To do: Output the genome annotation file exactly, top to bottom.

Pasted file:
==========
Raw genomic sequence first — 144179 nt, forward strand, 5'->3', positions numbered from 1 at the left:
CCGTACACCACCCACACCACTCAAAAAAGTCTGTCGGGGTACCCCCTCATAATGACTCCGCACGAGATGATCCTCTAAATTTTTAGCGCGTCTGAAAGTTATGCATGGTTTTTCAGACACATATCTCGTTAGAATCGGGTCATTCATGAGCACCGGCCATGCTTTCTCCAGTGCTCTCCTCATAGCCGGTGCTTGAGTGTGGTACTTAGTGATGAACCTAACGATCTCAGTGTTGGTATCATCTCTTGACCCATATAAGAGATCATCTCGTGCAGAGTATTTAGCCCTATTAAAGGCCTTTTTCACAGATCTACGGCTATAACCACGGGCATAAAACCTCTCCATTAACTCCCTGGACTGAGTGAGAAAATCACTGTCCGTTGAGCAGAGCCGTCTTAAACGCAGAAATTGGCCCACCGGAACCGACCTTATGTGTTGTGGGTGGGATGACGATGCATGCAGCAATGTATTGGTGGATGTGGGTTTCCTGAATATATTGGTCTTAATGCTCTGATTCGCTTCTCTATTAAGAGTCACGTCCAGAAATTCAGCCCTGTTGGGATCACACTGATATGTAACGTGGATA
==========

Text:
Raw genomic sequence first — 144179 nt, forward strand, 5'->3', positions numbered from 1 at the left:
CCGTACACCACCCACACCACTCAAAAAAGTCTGTCGGGGTACCCCCTCATAATGACTCCGCACGAGATGATCCTCTAAATTTTTAGCGCGTCTGAAAGTTATGCATGGTTTTTCAGACACATATCTCGTTAGAATCGGGTCATTCATGAGCACCGGCCATGCTTTCTCCAGTGCTCTCCTCATAGCCGGTGCTTGAGTGTGGTACTTAGTGATGAACCTAACGATCTCAGTGTTGGTATCATCTCTTGACCCATATAAGAGATCATCTCGTGCAGAGTATTTAGCCCTATTAAAGGCCTTTTTCACAGATCTACGGCTATAACCACGGGCATAAAACCTCTCCATTAACTCCCTGGACTGAGTGAGAAAATCACTGTCCGTTGAGCAGAGCCGTCTTAAACGCAGAAATTGGCCCACCGGAACCGACCTTATGTGTTGTGGGTGGGATGACGATGCATGCAGCAATGTATTGGTGGATGTGGGTTTCCTGAATATATTGGTCTTAATGCTCTGATTCGCTTCTCTATTAAGAGTCACGTCCAGAAATTCAGCCCTGTTGGGATCACACTGATATGTAACGTGGATA